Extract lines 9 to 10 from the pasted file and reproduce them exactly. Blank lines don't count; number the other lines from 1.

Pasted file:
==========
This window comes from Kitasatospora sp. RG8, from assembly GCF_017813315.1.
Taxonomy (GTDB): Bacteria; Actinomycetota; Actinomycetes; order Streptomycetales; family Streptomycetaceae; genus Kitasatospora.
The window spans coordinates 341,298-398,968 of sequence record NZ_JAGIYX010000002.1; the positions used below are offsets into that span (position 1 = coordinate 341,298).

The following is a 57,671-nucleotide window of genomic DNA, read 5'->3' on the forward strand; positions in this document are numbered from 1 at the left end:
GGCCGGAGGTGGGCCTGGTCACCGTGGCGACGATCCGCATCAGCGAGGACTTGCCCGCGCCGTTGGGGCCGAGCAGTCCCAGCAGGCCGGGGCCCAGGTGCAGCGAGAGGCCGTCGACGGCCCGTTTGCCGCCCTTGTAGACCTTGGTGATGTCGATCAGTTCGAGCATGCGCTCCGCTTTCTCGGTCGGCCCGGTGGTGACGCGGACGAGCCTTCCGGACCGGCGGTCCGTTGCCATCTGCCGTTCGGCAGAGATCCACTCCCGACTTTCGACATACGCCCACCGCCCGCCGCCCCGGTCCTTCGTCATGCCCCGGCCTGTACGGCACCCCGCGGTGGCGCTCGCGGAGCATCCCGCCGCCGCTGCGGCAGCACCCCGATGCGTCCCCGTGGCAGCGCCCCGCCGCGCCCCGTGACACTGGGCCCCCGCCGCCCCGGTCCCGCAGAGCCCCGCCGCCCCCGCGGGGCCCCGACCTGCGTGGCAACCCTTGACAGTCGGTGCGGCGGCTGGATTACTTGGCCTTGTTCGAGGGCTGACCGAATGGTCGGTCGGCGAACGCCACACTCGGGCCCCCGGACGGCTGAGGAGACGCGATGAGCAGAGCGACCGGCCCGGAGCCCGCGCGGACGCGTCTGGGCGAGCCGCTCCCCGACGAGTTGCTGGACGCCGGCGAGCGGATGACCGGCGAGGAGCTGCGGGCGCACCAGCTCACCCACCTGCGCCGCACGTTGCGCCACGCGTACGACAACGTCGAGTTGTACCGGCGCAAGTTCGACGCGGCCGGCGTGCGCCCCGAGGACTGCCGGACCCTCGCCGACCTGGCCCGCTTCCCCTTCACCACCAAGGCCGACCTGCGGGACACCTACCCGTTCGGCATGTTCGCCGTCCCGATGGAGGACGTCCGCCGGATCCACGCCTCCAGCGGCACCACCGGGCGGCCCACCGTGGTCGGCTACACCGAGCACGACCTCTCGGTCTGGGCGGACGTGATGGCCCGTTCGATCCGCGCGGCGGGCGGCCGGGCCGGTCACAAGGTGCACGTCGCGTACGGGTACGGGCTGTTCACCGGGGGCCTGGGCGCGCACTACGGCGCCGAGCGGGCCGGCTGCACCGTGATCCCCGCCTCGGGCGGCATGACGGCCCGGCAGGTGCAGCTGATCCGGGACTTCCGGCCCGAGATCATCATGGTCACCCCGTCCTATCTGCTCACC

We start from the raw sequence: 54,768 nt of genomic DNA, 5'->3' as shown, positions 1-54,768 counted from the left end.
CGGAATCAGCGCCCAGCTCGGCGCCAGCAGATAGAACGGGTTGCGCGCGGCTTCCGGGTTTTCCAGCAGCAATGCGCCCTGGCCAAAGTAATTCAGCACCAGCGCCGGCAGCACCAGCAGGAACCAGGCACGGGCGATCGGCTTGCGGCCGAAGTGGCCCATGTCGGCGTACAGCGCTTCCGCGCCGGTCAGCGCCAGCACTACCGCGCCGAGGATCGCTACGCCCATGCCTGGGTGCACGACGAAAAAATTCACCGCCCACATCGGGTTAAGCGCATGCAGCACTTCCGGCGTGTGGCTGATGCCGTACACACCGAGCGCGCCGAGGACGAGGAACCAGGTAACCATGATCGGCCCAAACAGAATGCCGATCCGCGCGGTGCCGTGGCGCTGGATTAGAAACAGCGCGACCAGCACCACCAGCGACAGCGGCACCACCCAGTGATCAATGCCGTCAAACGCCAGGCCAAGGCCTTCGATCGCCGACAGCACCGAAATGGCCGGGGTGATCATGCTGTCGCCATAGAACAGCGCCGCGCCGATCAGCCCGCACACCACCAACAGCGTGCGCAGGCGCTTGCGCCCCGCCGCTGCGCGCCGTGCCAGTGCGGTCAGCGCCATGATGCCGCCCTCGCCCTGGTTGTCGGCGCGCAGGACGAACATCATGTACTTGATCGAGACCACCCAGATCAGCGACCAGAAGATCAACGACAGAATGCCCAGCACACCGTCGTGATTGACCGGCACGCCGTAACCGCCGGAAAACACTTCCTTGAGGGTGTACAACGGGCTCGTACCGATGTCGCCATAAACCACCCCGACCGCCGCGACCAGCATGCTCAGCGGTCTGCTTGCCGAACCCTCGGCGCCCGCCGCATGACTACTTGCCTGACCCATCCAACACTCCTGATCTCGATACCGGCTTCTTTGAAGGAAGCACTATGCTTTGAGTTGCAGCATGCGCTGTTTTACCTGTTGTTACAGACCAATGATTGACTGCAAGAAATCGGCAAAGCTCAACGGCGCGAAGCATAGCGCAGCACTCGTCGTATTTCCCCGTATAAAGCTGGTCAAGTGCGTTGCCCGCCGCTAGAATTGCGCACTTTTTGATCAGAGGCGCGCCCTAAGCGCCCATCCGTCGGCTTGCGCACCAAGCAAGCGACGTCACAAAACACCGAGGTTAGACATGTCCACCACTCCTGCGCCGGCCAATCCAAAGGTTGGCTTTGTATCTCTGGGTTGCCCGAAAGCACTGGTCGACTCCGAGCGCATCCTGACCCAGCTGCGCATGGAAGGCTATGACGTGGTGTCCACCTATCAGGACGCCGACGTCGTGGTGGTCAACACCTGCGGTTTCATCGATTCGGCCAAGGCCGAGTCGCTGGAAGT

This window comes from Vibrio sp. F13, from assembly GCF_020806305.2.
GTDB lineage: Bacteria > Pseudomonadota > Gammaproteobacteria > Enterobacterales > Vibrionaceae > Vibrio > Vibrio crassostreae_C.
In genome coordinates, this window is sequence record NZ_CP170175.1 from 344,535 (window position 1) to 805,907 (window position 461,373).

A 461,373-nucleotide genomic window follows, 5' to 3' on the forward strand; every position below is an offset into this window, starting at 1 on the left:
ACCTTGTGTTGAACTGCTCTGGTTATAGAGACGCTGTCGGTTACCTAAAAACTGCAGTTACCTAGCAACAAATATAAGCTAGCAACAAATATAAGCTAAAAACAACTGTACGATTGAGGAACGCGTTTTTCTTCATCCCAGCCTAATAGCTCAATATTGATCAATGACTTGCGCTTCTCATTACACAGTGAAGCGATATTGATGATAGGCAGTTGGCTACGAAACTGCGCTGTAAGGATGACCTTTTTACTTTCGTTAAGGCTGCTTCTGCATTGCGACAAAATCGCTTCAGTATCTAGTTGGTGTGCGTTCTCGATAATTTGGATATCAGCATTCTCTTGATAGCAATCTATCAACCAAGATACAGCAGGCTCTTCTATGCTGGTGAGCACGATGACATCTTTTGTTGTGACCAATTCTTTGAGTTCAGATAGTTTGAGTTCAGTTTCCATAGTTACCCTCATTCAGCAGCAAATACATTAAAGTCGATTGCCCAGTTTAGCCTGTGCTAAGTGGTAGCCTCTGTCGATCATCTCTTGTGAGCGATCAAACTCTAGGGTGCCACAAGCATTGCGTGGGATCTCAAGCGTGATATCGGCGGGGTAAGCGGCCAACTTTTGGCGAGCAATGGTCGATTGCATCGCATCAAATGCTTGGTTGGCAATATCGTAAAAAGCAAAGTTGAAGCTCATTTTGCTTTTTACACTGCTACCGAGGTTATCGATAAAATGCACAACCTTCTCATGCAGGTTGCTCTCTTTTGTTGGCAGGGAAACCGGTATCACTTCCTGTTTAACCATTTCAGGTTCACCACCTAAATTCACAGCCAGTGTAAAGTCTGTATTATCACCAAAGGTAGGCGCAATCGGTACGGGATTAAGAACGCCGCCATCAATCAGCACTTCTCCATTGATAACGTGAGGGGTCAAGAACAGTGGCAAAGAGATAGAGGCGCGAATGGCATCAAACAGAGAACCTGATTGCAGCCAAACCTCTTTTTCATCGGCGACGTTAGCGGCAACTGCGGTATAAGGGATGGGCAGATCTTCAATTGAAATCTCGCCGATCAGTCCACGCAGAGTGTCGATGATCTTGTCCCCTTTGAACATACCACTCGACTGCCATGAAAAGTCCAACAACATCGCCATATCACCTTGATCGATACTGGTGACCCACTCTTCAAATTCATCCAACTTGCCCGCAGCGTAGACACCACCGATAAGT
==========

GTDB lineage: Bacteria > Pseudomonadota > Gammaproteobacteria > Enterobacterales > Vibrionaceae > Vibrio > Vibrio crassostreae_C.
In genome coordinates, this window is sequence record NZ_CP170175.1 from 344,535 (window position 1) to 805,907 (window position 461,373).